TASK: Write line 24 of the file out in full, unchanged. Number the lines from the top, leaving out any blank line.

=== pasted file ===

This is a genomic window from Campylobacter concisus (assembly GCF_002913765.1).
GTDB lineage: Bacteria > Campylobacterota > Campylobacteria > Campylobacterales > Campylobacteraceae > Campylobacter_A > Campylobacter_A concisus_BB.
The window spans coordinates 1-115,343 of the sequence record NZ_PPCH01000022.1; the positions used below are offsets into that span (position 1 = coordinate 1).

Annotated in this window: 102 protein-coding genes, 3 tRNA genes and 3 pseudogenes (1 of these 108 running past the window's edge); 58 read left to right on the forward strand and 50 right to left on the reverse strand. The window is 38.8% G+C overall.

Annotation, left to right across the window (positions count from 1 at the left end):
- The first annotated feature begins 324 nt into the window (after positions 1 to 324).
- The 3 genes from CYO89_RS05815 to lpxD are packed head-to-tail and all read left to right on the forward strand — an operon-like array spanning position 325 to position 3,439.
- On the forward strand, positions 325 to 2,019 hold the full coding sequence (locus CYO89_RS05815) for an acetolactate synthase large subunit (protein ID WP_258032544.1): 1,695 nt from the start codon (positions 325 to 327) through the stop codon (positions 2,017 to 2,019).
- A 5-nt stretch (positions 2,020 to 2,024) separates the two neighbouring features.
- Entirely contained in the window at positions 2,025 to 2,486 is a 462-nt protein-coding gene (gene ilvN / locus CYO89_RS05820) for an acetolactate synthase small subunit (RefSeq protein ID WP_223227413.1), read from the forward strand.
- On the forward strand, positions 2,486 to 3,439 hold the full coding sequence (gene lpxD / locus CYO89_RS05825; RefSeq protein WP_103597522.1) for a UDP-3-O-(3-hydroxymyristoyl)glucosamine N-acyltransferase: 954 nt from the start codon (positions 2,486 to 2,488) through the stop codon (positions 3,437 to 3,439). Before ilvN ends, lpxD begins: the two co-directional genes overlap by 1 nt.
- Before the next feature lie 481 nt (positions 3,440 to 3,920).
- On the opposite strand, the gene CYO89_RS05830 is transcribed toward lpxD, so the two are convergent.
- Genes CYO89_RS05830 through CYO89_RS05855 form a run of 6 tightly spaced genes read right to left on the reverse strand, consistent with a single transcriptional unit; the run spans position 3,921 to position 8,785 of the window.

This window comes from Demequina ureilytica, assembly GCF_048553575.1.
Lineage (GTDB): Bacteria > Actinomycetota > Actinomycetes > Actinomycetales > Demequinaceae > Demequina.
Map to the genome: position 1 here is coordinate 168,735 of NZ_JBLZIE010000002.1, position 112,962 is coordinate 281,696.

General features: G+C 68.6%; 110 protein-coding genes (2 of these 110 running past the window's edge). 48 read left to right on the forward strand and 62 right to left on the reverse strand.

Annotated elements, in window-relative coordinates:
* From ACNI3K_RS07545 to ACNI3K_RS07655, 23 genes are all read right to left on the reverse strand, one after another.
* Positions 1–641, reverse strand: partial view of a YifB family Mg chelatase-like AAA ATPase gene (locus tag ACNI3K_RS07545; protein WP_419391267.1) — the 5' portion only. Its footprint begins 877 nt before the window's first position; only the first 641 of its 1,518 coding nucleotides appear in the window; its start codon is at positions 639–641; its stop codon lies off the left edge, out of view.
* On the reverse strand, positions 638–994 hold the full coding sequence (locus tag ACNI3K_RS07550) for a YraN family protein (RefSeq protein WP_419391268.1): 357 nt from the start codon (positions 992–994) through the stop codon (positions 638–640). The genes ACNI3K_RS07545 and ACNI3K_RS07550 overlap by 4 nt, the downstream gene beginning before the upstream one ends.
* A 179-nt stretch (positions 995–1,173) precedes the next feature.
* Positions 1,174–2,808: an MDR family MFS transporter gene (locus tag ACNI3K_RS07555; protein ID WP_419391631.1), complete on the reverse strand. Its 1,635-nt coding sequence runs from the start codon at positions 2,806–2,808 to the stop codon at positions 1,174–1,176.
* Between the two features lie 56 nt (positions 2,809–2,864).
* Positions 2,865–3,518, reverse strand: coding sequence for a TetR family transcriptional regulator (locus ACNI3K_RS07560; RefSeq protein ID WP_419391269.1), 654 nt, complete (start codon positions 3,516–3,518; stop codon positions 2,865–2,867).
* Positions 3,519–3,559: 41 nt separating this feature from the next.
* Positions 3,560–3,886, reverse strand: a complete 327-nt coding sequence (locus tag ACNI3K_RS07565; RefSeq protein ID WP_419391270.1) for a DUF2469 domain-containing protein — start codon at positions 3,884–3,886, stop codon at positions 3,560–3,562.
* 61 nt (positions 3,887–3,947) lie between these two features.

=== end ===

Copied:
* Positions 1,174–2,808: an MDR family MFS transporter gene (locus tag ACNI3K_RS07555; protein ID WP_419391631.1), complete on the reverse strand. Its 1,635-nt coding sequence runs from the start codon at positions 2,806–2,808 to the stop codon at positions 1,174–1,176.